Speaking of such things, this past year has certainly reminded us just how entangled we all are on this planet. We have heard stories about how sub-prime mortgages on houses in Las Vegas contributed to the collapse of banks in Iceland and Kazakhstan. We have heard how a nasty little flu virus first observed in Mexico City caused the closing of schools in Seattle and Manhattan. We have read how the entire Internet is in danger of crashing because of another nasty little virus, created by some hacker writing computer code in a lonely cell somewhere, perhaps China, or Bulgaria, or the Old Dorm Block.

Globalization, the buzzword that tries to capture all this interdependency, is hardly a new phenomenon, of course. In a recent book entitled Vermeer’s Hat, Chinese historian Timothy Brook uses mundane objects in the paintings of Johannes Vermeer—silver balances, beaver-felt hats, porcelain fruit bowls—to illuminate the explosion of global commerce and conquest in the early seventeenth century.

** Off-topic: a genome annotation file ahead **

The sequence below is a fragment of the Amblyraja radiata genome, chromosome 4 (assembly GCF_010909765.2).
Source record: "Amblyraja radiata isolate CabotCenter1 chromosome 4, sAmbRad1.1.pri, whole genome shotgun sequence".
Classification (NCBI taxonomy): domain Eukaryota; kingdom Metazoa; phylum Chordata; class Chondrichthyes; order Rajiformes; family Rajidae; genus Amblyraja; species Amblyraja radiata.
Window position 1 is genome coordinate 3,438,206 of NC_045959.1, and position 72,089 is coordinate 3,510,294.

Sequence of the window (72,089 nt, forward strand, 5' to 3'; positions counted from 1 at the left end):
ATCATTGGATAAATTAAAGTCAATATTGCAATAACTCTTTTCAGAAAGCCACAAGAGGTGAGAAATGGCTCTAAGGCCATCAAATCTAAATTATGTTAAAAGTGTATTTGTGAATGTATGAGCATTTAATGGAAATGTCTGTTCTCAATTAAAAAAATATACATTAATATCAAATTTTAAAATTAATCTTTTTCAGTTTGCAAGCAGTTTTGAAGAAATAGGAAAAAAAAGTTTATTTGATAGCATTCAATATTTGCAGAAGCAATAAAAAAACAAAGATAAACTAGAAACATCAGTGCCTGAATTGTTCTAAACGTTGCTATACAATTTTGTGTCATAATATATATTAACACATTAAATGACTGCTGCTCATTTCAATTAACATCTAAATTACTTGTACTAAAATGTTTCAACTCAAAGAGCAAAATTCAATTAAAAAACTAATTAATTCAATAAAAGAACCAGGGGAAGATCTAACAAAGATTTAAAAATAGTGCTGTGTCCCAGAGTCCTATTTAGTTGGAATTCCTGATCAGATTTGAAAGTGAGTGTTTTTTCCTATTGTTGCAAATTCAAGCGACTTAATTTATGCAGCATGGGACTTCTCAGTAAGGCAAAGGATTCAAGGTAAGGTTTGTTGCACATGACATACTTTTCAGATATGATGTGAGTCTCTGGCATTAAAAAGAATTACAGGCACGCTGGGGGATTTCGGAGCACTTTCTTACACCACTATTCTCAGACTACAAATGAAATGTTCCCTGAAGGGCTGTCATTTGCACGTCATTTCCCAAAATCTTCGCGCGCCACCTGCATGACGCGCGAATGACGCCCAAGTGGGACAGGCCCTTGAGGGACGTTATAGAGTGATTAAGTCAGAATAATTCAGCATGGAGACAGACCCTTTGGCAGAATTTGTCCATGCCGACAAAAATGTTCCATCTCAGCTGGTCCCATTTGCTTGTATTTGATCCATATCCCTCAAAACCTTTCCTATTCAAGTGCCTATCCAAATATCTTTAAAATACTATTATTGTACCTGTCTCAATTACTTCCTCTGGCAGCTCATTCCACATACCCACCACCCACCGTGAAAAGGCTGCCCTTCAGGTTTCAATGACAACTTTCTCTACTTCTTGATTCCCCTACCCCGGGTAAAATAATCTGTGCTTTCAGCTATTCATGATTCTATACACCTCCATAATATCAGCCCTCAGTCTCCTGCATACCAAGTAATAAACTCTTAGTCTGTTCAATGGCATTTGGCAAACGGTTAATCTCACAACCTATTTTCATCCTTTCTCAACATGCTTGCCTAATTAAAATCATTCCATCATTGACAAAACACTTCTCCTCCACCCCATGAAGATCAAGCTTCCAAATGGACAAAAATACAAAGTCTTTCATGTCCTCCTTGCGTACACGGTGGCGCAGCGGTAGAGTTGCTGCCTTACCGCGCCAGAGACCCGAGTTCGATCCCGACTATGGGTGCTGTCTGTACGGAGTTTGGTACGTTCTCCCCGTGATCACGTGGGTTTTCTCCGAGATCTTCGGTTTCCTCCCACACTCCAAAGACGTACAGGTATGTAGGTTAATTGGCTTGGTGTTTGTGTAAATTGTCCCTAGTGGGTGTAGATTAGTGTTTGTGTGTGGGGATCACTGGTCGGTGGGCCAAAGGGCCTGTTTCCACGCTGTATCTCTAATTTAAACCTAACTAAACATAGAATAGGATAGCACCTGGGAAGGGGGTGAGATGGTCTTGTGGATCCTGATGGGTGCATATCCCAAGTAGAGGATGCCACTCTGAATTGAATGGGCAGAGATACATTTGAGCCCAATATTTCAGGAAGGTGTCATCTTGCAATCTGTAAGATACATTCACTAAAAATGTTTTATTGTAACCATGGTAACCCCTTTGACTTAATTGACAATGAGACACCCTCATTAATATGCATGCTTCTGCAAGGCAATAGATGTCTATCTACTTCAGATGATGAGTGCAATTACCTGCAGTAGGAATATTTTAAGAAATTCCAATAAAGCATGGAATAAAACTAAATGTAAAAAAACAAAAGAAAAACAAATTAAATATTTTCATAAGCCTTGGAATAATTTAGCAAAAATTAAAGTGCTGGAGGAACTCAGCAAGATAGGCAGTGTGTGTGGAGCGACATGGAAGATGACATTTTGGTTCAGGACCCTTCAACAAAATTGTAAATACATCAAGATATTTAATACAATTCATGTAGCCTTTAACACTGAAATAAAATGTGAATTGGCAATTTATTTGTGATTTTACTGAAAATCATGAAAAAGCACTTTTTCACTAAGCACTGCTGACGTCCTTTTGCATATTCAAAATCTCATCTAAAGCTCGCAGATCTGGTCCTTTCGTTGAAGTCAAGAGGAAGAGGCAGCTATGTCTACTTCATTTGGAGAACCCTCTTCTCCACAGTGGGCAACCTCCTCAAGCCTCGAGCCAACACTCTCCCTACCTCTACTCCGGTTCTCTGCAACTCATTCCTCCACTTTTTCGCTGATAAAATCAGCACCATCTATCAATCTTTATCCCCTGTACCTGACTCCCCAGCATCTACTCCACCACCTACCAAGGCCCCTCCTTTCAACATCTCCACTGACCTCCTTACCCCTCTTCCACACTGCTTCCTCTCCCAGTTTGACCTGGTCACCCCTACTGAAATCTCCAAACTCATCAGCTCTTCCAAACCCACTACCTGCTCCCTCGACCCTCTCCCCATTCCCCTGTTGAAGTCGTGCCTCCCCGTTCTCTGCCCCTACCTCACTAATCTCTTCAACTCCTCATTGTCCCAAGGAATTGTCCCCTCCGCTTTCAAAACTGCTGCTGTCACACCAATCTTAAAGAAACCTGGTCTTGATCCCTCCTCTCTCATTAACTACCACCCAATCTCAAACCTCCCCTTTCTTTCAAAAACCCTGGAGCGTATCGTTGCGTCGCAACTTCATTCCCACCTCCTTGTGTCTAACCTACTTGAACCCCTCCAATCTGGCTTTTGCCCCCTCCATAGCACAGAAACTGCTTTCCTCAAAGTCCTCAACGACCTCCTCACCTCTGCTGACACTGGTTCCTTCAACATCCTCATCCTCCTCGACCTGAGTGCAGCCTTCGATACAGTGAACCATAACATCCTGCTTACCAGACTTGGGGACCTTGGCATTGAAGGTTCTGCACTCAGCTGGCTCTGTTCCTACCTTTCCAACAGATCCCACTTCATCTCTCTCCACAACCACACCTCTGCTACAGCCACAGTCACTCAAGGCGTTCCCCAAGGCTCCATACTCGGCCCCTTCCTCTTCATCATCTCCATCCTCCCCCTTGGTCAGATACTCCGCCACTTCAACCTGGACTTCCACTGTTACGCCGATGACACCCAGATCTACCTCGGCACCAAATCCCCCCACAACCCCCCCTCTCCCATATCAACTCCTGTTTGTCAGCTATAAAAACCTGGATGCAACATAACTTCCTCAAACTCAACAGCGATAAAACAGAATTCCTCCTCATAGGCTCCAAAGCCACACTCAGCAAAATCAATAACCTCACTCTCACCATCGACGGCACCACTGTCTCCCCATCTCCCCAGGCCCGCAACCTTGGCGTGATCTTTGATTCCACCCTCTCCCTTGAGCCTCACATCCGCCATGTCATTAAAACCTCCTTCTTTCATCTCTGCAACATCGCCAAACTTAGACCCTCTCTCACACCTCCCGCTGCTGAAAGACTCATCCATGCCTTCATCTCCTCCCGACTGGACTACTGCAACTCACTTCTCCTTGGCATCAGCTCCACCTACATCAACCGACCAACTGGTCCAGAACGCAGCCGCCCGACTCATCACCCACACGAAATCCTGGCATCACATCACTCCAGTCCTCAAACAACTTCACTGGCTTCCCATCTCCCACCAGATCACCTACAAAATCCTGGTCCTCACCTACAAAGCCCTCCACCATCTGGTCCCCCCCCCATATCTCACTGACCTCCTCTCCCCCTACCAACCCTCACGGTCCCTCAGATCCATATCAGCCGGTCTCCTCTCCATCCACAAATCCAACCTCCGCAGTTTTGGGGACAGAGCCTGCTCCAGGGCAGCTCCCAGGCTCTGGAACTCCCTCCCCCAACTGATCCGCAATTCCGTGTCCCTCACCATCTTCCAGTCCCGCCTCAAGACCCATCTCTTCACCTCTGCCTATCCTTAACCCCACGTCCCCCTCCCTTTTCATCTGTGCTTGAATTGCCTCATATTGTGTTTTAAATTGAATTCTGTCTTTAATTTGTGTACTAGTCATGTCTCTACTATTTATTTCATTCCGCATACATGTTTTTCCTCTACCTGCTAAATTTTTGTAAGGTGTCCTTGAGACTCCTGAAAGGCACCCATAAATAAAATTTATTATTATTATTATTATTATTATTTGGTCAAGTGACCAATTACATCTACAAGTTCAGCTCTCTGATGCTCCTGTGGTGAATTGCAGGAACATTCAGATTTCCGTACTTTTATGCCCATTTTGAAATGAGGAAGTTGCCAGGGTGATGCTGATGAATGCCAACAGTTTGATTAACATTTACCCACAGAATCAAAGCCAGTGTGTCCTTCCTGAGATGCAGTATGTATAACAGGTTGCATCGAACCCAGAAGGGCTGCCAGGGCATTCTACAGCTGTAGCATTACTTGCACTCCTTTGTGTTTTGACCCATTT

But even this episode in globalization pales in comparison to the greatest example of globalization in human history—namely, the migration of human beings, from their humble beginnings on the plains of Africa, to populate the entire world. Now, modern methods of genetic research enable us to map that migration meticulously, by tracing patterns in the DNA of people, both living and long deceased. Genomics enables us to see in precise and measurable ways that there is indeed only one family of man. Everywhere we go, everyone we meet turn out to be distant cousins.